The Class of 2016 kicked off 2021 with lots of news! * Bonnie Samantha Maldonado started her Ph.D. in Africana studies at the University of Pennsylvania and moved to Philadelphia last fall. * Cameron Barner moved to Portland, Maine, in 2019 with Sophie Samuels and their golden retriever, Olive. Cameron’s working with his business partner, Ben Hamilton, to grow their small oyster farm, Love Point Oysters. While the farm largely focuses on selling oysters to local restaurants and retailers, they also ship directly to customers all over the country. * Meghan Fawcett graduated in April with an M.S.N. from Johns Hopkins and immediately began working as an ICU nurse. She started her DNP program at Hopkins in September and will be getting married in October! * Casey Romeo moved from Boston to Denver last summer. * Katherine Kibler got engaged to fellow Mule Lucas Woodward ’15 in September! * Adam Lavertu is a Ph.D. candidate at Stanford— his research project was featured in Wired magazine. His system will help with Covid responses in counties with more than 2.5 million people. * Casey Ballin moved to Portland, Maine, to join Atlantic Sea Farms, a startup that’s growing kelp and making products sold across the country. He’s happy to be back and is enjoying Maine’s waves, mountains, and good beer! * Jack Bratches joined Artifact, a personal podcasting company that helps people capture stories about their lives through interviews with professional journalists, as a founding team member. The company was named one of the best family gifts of 2020 by the NY Times. * Emily Carney moved to Europe to pursue a master’s in management at ESCP Business School. She lives in Italy and will work in Madrid this summer. * This year Kathy Trafton will finish her doctorate in earth sciences at the University of Oregon. She had a paper accepted for publication in the journal Earth and Planetary Science Letters. She’s also applying to teach English in Korea next year. * After learning about Sara LoTemplio’s work in neuroscience at the University of Utah, Jack Lynch invited her to video chat with his high school biology classes. She helped his students think about her research, what pathways to research exist for undergrads, and misconceptions about what scientists look like. * Wei Ma and Noah Kopp ’15 celebrated their one-year anniversary. They live in Charlottesville, Va., while Wei works on his M.D.-Ph.D. degrees. Their dogs, Noodle and Butter, have met many dog friends in their new neighborhood. * Gabi Cortez sends everyone her love! She’s living in Brooklyn, N.Y., with her senior-year roommate, Lidia Henderson, and is chief of operations at GOOD MOVE Fitness, a dance studio for all levels, genders, races, shapes, and sizes in Williamsburg. She’s also teaching movement classes, so reach out if you want to boogie! She’d genuinely love that. * Emily Sapoch is a fourth-year teacher in Dallas. She was part of the founding cohort of Urban Teachers Dallas-Fort Worth. This year she was selected as Teacher of the Year at her school. She’s also a mentor-teacher within the Urban Teachers Program. * Iavor Dekov met up with Colby alumni Toni, Esli, and Darrien! * Emily Tolman reconsidered her life during the pandemic and decided to move to Paris to pursue her dream of learning French. She was enjoying the confinement/curfew in her nine-meter-square apartment with her mice neighbors and a bottle of wine. * Erik Wilson is pursuing a master’s at Tufts in urban and environmental policy and planning with a focus on food systems. He’s also working as a data analyst for New Entry Sustainable Farming Project. He’s also taught himself the piano and almost has “Sunshine of your Love” down. * Alison Grover is finishing up her master’s of landscape architecture degree at the University of Oregon. Her master’s project, “An Urban Design Framework for Hyper functional Energy Landscapes,” weaves renewable energy into cities in an artful way. She’s picked up mountain biking as a new hobby. * Kendra Ellie relocated from Portland, Maine, to Albuquerque in January. She continues working remotely for NexRep, a virtual call center, and wants to know if other alumni live in ABQ. * Cameron Coval enjoys time camping and fishing throughout Oregon when he’s not working at his nonprofit, Pueblo Unido PDX. In 2020 Pueblo Unido PDX connected 2,500 individuals to the Oregon Worker Relief Fund, navigated 169 asylum seekers to free legal aid, and helped 19 immigrants get released from detention. * I’m living in Cambridge, Mass., and pursuing a master’s in higher education at Harvard’s Graduate School of Education. I love being classmates with Abigail Anderson ’09!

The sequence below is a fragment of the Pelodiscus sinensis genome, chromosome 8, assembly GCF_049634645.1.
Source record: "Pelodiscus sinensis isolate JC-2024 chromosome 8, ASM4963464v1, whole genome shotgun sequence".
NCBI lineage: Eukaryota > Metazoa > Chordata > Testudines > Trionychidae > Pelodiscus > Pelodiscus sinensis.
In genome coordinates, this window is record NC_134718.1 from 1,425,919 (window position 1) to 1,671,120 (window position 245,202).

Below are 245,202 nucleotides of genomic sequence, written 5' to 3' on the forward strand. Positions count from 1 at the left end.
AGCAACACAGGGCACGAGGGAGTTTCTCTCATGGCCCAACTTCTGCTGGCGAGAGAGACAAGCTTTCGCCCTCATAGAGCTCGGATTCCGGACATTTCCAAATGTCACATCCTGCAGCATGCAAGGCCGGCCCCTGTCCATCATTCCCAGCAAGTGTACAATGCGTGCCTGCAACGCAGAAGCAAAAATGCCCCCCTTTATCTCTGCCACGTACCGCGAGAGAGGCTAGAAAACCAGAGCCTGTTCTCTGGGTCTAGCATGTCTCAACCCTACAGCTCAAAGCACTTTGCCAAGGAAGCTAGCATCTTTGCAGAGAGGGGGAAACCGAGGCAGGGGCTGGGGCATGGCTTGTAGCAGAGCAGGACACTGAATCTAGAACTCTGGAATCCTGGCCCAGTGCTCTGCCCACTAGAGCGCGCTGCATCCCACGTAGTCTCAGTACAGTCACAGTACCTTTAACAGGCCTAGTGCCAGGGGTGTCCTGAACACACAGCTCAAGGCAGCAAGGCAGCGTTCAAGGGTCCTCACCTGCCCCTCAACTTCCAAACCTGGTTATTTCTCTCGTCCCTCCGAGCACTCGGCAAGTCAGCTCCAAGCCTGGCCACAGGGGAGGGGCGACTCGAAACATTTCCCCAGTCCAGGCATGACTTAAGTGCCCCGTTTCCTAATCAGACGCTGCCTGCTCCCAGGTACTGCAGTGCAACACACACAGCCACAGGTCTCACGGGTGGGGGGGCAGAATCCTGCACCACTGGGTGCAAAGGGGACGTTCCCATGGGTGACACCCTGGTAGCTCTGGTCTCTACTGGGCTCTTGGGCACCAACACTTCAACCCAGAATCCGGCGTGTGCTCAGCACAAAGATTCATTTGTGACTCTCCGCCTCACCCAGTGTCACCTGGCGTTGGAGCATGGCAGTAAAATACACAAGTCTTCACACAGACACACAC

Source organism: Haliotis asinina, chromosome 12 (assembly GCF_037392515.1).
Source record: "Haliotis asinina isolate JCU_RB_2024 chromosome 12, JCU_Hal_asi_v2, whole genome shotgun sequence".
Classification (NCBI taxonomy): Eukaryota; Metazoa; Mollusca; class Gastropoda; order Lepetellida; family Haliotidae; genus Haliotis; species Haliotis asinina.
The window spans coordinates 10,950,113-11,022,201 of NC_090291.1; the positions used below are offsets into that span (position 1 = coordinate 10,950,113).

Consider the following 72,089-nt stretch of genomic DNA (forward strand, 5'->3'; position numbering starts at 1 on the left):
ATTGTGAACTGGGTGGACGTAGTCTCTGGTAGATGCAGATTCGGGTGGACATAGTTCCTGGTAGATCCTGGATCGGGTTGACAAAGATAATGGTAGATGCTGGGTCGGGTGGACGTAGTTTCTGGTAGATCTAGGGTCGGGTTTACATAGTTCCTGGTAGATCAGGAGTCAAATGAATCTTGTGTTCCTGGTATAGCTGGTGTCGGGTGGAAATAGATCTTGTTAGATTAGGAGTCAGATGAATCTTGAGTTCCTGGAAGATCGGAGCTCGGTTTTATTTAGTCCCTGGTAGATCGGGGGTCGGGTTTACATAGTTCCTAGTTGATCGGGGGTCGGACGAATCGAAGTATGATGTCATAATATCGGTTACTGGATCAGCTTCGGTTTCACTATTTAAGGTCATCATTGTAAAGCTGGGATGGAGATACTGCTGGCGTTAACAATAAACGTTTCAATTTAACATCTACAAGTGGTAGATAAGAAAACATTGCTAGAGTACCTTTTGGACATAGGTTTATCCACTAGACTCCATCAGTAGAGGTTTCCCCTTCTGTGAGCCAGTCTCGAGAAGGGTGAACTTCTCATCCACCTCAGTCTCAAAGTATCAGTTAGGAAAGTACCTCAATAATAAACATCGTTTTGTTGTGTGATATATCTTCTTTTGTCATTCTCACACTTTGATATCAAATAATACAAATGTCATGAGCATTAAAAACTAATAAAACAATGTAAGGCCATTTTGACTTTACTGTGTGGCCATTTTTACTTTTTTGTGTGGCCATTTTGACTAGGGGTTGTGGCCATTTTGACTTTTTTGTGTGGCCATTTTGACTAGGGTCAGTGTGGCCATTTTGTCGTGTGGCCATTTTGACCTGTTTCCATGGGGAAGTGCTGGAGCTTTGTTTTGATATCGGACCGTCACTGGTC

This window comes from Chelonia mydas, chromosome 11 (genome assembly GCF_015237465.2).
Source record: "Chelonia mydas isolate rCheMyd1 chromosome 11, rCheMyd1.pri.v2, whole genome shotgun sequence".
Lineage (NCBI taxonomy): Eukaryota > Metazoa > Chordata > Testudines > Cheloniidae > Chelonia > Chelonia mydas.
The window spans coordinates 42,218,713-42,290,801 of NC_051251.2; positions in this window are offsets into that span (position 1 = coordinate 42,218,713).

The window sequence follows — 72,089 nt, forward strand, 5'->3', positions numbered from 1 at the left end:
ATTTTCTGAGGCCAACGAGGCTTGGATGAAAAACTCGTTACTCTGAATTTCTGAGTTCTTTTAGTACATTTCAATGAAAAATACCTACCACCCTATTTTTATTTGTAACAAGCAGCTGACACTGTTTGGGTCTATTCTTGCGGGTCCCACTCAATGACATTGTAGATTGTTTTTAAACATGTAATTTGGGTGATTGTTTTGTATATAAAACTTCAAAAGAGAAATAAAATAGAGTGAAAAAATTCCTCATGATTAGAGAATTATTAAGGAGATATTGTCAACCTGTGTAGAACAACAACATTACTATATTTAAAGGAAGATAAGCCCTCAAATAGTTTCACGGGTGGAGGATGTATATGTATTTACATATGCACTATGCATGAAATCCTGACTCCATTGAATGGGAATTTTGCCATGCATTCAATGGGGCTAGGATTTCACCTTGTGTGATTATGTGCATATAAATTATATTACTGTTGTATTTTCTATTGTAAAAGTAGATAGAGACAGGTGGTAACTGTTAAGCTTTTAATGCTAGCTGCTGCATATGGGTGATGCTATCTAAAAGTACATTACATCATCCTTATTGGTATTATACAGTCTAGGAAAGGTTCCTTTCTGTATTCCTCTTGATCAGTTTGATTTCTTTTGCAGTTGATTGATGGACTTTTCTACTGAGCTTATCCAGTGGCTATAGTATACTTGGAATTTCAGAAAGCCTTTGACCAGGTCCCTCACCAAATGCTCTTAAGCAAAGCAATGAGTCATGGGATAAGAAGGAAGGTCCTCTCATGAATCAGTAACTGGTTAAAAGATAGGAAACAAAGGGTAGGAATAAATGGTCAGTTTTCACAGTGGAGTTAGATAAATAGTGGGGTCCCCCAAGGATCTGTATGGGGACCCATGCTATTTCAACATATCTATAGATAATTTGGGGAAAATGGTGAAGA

Ari Porter started 2020 off with a new job as an ecologist at a consulting firm near Boulder. Ryan Cole is less than a year away from wrapping up his Ph.D. in mechanical engineering. The two of them enjoyed their access to the outdoors in Boulder even more in 2020, and they were grateful to be able to continue their work from home. The best part of their year was getting engaged on a backpacking trip! They were sad to not be able to attend reunion, but they’re excited to get back to Mayflower Hill when it’s safe to see classmates. * Meredith Braun is pursuing her M.B.A. at the University of Chicago Booth School of Business. She’s engaged to be married to Richard McNeil (Bates College ’10 ... “sorry!”) in her hometown of Nashville in November. Elizabeth Allen, Olivia Avidan, Bridget Olsen, Elena Schreiner, and Lindsay Freter will be bridesmaids, and Carol Walker will be maid of honor. * Katie McElrath is deputy press secretary for U.S. Senator Tina Smith, who represents her home state of Minnesota. Katie visited Maine last summer and can hardly wait until next time. * Gregory Naigles lives in Concord, N.H., and works as an AutoCAD designer (from home—he’s actually worked from home since well before the pandemic). He had a very successful hiking year last year: he finally finished the New England 67 atop Hamlin Peak in BSP, and now he’s working on the Terrifying 25 list and on redlining. Another exciting thing that’s happened recently: Gregory served as a poll worker for New Hampshire’s state primary in September and the general election in November. The Concord Monitor ran a story titled “Younger poll workers bolster New Hampshire election day operations” that included Gregory. He hopes that everyone’s been able to stay healthy and sane during these uncertain times!